He’s not a fan of the Clean Air Act and is a cooperative federalism acolyte like Scott Pruitt. Though he once ruled on a case around Hemingway House’s polydactyl cats and animal welfare, so there’s that at least.

Don Willet

Trump bumped Willet from the Texas Supreme Court up to the federal Fifth Circuit Court last year. In doing so, Willet may or may not have been told to stop tweeting. Too bad, because his tweets are instructive!


From them, we can glean he doubts climate change could’ve played a role in causing the Syrian civil war despite science indicating otherwise, he’s interested in the role of states in limiting local fracking bans, and he has a passing interest in endangered species, including one that Susan Combs, another Trump nominee, tried to keep off the endangered list because it got in the way of oil and gas development. Oh, and he also frequently drove his Expedition (17 city/24 highway mpg) down near empty and has an affection for this Shiner Bock ad about Texas weather.

Beyond the tweets, there’s also his record as a Texas Supreme Court justice. He was appointed by then-Governor Rick Perry and subsequently re-elected twice. He took $535,475 from individuals in the oil and gas industry for those elections, making them his second biggest donor after lawyers and lobbyists.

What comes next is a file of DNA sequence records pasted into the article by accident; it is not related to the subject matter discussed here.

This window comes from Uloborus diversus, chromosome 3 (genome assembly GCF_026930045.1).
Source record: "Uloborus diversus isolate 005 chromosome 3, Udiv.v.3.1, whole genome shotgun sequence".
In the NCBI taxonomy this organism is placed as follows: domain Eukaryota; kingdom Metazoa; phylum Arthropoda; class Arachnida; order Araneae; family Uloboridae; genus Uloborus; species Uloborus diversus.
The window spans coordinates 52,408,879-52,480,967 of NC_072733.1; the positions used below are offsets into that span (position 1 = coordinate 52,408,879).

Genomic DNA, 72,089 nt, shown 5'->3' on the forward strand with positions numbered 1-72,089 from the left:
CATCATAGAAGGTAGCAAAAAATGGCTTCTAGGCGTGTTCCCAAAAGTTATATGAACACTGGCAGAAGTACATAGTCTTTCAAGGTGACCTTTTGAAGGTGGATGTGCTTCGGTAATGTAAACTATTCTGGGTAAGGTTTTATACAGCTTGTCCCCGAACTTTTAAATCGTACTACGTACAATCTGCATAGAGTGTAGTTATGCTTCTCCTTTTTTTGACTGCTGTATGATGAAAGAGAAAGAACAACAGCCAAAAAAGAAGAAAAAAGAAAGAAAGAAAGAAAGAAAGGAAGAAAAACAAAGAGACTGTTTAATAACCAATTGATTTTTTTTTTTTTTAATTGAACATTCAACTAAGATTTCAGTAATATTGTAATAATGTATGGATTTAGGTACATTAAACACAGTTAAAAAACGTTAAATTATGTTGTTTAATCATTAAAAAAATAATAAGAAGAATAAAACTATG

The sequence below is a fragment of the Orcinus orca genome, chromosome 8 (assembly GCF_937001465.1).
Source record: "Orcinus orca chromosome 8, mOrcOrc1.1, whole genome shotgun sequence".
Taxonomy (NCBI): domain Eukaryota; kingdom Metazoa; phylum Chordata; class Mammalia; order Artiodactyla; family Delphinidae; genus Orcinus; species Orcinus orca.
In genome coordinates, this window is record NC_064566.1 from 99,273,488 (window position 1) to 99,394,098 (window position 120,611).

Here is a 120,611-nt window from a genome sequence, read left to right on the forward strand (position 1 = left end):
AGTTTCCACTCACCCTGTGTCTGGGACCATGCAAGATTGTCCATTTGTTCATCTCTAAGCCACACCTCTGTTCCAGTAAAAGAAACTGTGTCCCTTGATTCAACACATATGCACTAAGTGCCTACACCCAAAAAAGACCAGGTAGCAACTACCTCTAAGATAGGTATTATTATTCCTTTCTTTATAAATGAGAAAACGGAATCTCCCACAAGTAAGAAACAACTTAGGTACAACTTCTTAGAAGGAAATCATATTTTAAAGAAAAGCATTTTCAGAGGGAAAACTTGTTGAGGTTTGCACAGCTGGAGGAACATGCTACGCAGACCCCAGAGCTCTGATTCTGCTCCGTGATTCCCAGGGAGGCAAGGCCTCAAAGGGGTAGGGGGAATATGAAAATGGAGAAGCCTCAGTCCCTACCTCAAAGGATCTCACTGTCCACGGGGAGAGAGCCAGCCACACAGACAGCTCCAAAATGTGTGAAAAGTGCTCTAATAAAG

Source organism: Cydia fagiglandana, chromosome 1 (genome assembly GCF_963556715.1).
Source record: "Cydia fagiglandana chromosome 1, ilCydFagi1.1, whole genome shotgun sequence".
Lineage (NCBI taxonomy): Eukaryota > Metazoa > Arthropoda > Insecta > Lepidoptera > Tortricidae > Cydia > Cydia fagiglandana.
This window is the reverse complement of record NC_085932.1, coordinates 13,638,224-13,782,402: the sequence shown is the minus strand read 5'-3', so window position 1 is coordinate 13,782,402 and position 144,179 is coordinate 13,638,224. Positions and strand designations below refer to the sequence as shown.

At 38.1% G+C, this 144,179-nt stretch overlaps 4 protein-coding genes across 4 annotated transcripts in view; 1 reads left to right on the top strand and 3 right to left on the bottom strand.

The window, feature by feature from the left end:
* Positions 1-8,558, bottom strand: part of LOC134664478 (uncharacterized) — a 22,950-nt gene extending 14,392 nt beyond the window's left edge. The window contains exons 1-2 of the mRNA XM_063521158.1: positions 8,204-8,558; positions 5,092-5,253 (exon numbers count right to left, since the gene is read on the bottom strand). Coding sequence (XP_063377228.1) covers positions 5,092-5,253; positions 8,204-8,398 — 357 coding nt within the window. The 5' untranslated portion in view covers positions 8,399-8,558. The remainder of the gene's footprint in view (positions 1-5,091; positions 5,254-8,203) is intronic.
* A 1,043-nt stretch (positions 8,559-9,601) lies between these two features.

While on the court, he concurred on a 2008 case about about landowners’ rights to sue energy companies. The case centered around a fracking operation on one side of the property line that hoovered up gas from the other. The court found property owners couldn’t sue, but what’s most interesting is Willet’s concurrence, which is pretty policy-heavy. Some portions, emphasis ours:

At a time of insatiable appetite for energy and harder-to-reach deposits–iron truths that contribute to $ 145 a barrel crude and $ 4 a gallon gasoline–Texas common law should not give traction to an action rooted in abstraction. Our fast-growing State confronts fast-growing energy needs, and Texas can ill afford its finite resources, or its law, to remain stuck in the ground...Amid soaring demand and sagging supply, Texas common law must accommodate cutting-edge technologies able to extract untold reserves from unconventional fields.